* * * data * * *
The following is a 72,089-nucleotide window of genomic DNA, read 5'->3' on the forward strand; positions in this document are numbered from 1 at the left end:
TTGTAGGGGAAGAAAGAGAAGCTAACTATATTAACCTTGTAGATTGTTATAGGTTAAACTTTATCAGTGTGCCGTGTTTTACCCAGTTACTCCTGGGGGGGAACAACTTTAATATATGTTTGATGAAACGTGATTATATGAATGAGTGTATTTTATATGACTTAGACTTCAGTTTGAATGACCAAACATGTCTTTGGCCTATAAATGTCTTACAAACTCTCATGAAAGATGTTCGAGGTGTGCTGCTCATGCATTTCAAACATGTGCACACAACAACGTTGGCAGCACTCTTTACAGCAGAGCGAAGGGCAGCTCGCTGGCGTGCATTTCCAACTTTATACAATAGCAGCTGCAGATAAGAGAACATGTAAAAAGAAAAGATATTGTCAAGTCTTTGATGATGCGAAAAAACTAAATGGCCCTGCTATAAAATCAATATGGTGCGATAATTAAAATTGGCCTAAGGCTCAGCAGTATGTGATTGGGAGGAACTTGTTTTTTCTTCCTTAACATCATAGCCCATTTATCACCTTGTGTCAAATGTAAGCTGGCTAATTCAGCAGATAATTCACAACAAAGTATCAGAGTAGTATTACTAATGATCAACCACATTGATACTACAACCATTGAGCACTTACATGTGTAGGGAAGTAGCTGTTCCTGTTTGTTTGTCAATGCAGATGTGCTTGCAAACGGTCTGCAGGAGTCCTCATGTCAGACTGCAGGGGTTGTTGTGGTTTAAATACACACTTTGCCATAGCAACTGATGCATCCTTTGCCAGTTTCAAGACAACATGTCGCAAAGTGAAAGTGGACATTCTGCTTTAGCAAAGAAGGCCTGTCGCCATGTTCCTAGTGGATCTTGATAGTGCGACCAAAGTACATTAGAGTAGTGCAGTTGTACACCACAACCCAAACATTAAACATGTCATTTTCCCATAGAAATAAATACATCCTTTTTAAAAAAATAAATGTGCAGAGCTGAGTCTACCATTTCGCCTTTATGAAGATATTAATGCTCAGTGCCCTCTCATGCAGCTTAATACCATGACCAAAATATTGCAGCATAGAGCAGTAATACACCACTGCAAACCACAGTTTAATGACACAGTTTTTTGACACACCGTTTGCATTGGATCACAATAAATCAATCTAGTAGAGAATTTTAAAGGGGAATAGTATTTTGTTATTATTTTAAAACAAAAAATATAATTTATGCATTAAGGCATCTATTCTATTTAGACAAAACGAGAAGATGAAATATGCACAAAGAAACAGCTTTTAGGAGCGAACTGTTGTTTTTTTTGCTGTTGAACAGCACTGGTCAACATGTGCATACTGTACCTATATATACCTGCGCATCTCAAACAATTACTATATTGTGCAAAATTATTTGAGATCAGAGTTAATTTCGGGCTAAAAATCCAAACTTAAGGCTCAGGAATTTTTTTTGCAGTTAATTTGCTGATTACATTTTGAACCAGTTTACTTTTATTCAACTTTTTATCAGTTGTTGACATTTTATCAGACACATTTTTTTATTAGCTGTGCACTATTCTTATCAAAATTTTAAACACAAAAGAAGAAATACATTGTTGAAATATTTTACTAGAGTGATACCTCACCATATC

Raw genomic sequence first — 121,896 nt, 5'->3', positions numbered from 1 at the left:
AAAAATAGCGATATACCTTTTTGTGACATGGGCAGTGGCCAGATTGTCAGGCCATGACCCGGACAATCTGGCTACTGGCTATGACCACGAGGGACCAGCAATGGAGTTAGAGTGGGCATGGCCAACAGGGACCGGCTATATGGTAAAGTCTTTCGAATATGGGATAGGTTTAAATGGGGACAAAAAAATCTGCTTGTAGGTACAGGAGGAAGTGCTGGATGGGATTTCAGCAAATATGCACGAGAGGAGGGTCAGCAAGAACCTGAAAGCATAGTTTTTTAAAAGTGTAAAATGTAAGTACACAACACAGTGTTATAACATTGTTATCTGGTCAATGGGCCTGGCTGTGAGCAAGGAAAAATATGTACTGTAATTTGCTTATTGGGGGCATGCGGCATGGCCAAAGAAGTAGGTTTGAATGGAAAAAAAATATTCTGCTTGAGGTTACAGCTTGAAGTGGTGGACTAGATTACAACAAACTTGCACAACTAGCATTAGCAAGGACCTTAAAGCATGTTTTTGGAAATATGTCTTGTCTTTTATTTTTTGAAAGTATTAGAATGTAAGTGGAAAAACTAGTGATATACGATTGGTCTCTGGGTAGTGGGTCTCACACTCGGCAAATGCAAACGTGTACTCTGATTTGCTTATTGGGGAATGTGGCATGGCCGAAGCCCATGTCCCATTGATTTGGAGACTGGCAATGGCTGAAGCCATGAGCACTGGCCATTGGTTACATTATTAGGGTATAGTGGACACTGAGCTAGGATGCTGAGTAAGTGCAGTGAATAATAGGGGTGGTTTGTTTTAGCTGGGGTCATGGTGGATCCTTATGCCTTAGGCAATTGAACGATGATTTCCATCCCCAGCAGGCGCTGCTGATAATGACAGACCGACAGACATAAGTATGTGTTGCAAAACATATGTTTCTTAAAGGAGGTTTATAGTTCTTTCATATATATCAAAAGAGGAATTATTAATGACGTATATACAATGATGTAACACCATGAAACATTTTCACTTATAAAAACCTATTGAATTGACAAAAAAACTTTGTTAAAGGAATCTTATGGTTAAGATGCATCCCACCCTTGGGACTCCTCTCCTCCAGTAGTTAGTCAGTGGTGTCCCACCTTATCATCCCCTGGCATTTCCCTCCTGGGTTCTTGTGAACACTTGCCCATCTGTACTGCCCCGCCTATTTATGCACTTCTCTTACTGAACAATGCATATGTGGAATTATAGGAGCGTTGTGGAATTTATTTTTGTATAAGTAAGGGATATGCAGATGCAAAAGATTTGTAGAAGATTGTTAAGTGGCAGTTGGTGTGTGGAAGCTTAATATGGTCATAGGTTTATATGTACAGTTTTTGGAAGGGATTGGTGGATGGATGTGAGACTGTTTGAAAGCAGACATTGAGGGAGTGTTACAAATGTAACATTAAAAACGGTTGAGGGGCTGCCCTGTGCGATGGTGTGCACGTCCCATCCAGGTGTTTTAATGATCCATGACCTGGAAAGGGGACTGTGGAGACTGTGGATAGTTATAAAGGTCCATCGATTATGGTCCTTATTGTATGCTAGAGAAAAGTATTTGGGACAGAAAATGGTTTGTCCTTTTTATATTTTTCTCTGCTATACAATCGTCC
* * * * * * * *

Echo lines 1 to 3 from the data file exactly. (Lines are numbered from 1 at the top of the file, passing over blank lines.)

The following is a 72,089-nucleotide window of genomic DNA, read 5'->3' on the forward strand; positions in this document are numbered from 1 at the left end:
TTGTAGGGGAAGAAAGAGAAGCTAACTATATTAACCTTGTAGATTGTTATAGGTTAAACTTTATCAGTGTGCCGTGTTTTACCCAGTTACTCCTGGGGGGGAACAACTTTAATATATGTTTGATGAAACGTGATTATATGAATGAGTGTATTTTATATGACTTAGACTTCAGTTTGAATGACCAAACATGTCTTTGGCCTATAAATGTCTTACAAACTCTCATGAAAGATGTTCGAGGTGTGCTGCTCATGCATTTCAAACATGTGCACACAACAACGTTGGCAGCACTCTTTACAGCAGAGCGAAGGGCAGCTCGCTGGCGTGCATTTCCAACTTTATACAATAGCAGCTGCAGATAAGAGAACATGTAAAAAGAAAAGATATTGTCAAGTCTTTGATGATGCGAAAAAACTAAATGGCCCTGCTATAAAATCAATATGGTGCGATAATTAAAATTGGCCTAAGGCTCAGCAGTATGTGATTGGGAGGAACTTGTTTTTTCTTCCTTAACATCATAGCCCATTTATCACCTTGTGTCAAATGTAAGCTGGCTAATTCAGCAGATAATTCACAACAAAGTATCAGAGTAGTATTACTAATGATCAACCACATTGATACTACAACCATTGAGCACTTACATGTGTAGGGAAGTAGCTGTTCCTGTTTGTTTGTCAATGCAGATGTGCTTGCAAACGGTCTGCAGGAGTCCTCATGTCAGACTGCAGGGGTTGTTGTGGTTTAAATACACACTTTGCCATAGCAACTGATGCATCCTTTGCCAGTTTCAAGACAACATGTCGCAAAGTGAAAGTGGACATTCTGCTTTAGCAAAGAAGGCCTGTCGCCATGTTCCTAGTGGATCTTGATAGTGCGACCAAAGTACATTAGAGTAGTGCAGTTGTACACCACAACCCAAACATTAAACATGTCATTTTCCCATAGAAATAAATACATCCTTTTTAAAAAAATAAATGTGCAGAGCTGAGTCTACCATTTCGCCTTTATGAAGATATTAATGCTCAGTGCCCTCTCATGCAGCTTAATACCATGACCAAAATATTGCAGCATAGAGCAGTAATACACCACTGCAAACCACAGTTTAATGACACAGTTTTTTGACACACCGTTTGCATTGGATCACAATAAATCAATCTAGTAGAGAATTTTAAAGGGGAATAGTATTTTGTTATTATTTTAAAACAAAAAATATAATTTATGCATTAAGGCATCTATTCTATTTAGACAAAACGAGAAGATGAAATATGCACAAAGAAACAGCTTTTAGGAGCGAACTGTTGTTTTTTTTGCTGTTGAACAGCACTGGTCAACATGTGCATACTGTACCTATATATACCTGCGCATCTCAAACAATTACTATATTGTGCAAAATTATTTGAGATCAGAGTTAATTTCGGGCTAAAAATCCAAACTTAAGGCTCAGGAATTTTTTTTGCAGTTAATTTGCTGATTACATTTTGAACCAGTTTACTTTTATTCAACTTTTTATCAGTTGTTGACATTTTATCAGACACATTTTTTTATTAGCTGTGCACTATTCTTATCAAAATTTTAAACACAAAAGAAGAAATACATTGTTGAAATATTTTACTAGAGTGATACCTCACCATATC

Raw genomic sequence first — 121,896 nt, 5'->3', positions numbered from 1 at the left: